Who has a lot of opinions about what Kate Middleton should wear the day she becomes a princess? Designers, that's who! From Karl Lagerfeld, who favors "high boots," to Christian Lacroix, who designed an Elizabethan bodice, everyone has a fantasy.
Alberta Ferretti, whose dress is shown here on the left, likes the idea of Middleton in "an embroidered, fluid-silhouette dress in precious fabrics that will help her make an everlasting impression." The results sort of look like moss growing between flagstones. Badgley Mishka, right, say, "We see Kate going completely classic." Apparently, to Badgley Mishka, "Classic" equals a bedazzled off-the-shoulder get-up worthy of Dynasty.
Ralph Rucci's dress, left, meanwhile, has a funnel neck and a skirt embroidered with tiny gathers, "like ostrich pores." And while it would be pretty rad if Kate Middleton were to wear Chris Benz's yellow floor-length frock, right, the likelihood of this eventuality is roughly nil. Benz knows that; I'm glad he had some fun with the design brief.
Christian Lacroix's awesome collage reinterprets Middleton as a kind of Victorian doll. He thinks she should wear something red, "as red was the wedding color until 1900!"
Elizabeth Emanuel, left, designed Princess Diana's wedding dress in 1981. And apparently her taste remains of the era. Here's a surprise: Gucci's dress, right, is actually quite tasteful.
Jason Wu's dress, left, is a little fussy. My personal favorite, unexpectedly, is probably J. Crew's design (right). "I think that there will be so many comparisons to the late Princess Diana that her dress should almost be the opposite of what Diana's was — modern, simple and very elegant," explains the brand's wedding division head, Tom Mora. He's right, and a simple long dress with a train, its open back balanced by long sleeves and a demure neckline, would be quite lovely for any bride weary of the ubiquitous wedding aesthetic of white, poufy, and strapless.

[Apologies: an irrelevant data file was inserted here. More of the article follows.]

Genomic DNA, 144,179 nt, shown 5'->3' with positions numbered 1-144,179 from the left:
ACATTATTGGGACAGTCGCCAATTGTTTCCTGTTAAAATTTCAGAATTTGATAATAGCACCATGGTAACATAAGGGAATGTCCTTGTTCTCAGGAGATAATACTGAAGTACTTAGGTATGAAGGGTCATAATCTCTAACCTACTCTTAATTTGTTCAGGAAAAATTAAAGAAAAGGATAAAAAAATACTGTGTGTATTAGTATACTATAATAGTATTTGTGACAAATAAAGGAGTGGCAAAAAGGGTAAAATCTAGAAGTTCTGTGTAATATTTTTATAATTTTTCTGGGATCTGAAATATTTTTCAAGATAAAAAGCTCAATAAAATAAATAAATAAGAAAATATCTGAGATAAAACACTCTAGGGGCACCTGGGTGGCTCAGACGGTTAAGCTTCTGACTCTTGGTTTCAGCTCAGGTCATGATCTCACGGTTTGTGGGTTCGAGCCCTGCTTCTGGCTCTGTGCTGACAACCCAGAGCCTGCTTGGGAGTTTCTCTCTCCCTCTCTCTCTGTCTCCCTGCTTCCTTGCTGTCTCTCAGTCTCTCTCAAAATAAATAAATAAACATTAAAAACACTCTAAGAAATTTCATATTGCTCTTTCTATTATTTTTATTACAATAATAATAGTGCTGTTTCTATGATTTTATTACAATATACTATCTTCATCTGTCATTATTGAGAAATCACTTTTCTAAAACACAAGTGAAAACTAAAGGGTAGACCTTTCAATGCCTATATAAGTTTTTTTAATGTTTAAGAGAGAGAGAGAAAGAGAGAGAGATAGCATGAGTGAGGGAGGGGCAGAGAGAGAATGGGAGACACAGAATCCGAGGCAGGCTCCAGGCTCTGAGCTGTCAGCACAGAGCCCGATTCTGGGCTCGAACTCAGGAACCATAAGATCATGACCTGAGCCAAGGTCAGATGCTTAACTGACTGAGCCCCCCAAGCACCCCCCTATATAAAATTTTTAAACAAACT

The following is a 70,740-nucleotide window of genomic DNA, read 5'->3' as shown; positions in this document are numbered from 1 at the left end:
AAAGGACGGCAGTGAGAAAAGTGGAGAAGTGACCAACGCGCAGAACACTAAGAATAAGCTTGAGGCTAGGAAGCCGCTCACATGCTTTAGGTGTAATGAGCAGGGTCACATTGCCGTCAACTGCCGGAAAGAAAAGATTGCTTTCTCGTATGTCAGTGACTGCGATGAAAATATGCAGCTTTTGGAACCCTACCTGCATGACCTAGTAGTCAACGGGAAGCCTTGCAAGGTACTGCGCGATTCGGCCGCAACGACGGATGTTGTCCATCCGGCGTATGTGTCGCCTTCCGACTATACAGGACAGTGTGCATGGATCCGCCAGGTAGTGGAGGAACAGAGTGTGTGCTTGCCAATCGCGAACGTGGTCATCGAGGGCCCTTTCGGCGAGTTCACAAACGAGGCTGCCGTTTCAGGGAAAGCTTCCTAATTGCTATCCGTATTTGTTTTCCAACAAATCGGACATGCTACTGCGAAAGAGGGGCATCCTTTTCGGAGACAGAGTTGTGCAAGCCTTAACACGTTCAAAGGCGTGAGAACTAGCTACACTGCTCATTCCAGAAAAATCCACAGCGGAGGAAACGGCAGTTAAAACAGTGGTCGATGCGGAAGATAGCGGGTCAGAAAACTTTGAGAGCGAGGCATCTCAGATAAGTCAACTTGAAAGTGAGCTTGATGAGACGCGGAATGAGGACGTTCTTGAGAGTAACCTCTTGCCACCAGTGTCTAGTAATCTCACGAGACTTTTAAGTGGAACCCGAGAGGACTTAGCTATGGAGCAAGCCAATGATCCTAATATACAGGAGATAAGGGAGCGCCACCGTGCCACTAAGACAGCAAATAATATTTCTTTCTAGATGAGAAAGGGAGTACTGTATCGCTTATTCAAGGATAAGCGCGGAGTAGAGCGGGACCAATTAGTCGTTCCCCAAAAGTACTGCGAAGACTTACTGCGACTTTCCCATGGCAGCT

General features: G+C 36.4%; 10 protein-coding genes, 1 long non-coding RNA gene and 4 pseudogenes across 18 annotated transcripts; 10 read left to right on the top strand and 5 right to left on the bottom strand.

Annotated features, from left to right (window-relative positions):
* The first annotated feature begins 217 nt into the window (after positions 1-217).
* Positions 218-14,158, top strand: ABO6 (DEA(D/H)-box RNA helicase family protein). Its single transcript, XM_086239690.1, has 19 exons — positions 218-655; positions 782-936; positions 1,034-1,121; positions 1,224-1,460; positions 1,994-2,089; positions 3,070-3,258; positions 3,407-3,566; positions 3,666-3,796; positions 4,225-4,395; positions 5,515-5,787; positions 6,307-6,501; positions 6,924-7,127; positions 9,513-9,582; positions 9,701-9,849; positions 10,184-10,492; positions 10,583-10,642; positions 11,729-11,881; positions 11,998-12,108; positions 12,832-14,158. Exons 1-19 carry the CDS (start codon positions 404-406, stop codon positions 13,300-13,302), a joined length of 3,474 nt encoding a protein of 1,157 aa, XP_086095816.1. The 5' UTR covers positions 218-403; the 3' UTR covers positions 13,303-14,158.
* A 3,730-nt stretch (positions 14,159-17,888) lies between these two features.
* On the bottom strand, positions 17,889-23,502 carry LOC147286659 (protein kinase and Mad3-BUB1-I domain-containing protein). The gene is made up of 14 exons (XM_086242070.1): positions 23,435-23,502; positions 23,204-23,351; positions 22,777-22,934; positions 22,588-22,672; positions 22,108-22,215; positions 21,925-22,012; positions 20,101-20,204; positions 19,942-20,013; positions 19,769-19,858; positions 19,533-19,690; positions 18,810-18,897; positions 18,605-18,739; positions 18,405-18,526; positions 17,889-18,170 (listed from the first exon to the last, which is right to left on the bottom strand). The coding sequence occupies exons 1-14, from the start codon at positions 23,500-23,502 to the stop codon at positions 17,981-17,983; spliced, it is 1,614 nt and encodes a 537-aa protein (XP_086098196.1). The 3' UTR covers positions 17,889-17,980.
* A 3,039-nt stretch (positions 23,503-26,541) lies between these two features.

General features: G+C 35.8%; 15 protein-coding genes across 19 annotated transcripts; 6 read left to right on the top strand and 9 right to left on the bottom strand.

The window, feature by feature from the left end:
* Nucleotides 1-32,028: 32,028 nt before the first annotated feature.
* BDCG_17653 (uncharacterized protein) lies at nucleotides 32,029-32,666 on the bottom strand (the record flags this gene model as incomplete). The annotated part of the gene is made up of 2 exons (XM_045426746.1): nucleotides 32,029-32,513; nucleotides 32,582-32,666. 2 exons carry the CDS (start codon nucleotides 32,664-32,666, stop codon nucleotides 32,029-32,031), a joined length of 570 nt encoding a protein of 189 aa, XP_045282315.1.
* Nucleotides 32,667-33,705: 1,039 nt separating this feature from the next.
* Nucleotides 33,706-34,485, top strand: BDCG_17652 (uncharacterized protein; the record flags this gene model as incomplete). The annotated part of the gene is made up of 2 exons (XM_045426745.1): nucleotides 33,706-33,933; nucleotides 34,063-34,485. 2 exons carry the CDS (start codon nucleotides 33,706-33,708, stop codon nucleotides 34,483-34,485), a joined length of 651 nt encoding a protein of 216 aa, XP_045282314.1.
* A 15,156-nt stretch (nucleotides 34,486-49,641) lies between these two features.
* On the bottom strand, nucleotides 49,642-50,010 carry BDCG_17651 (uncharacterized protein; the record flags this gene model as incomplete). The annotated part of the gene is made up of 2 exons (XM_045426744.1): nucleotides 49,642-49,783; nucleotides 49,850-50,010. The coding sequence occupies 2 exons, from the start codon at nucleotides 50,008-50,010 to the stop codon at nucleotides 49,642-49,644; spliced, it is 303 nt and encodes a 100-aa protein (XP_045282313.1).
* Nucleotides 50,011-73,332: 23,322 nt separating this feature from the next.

Karl Lagerfeld, left, thinks Middleton should wear "the Victorian wedding dress, with a twist — high boots and open in the front." Meanwhile, Lela Rose's dress, right, is just so pretty!
Lyn Devon's (left) looks like a lampshade being shoved into a cardboard toilet paper roll. Says Angela Missoni, right, "This dress was designed to enhance Kate Middleton's beauty through precious fabrics. The clean and contemporary lines, never redundant and beyond all specific stylistic periods, give her an eternal image of grace and elegance." Smile and nod.
Nanette Lepore says, "A patchwork lace dress reminds us all that a true princess can mend and make do!"
Prabal Gurung's dress, left, is all drama and attitude. Me likey. Rachel Roy's ensemble, right, makes me wonder why more brides don't wear "a wonderfully beautiful, yet modern hat worn under a full-length veil."
I guess from the picture on the left, we can surmise that if Tommy Hilfiger actually had a bridal line, it might not be horrible. Little-known fact: Valentino designers Maria Grazia Chiuri and Pier Paolo Piccioli designed this dress, right, entirely from ruffled valances they found at Goodwill. They say they imagine Kate Middleton "as a new Botticellian Venus."
It wouldn't be a fantasy bridal wear round-up if the queen of bridal fantasies, Vera Wang, weren't included. But truth be told, her number is less fantastic than it is conservative-veering-on-boring.
It's tremendously unlikely that Middleton will wear any of these dresses, because as a future Queen, she will probably stick with a British designer. (The money was on Bruce Oldfield, until so many people were punting such extraordinary sums that the betting was suspended.) So this fun bit of escapism has no intersection with reality whatsoever! Thanks again, fashion.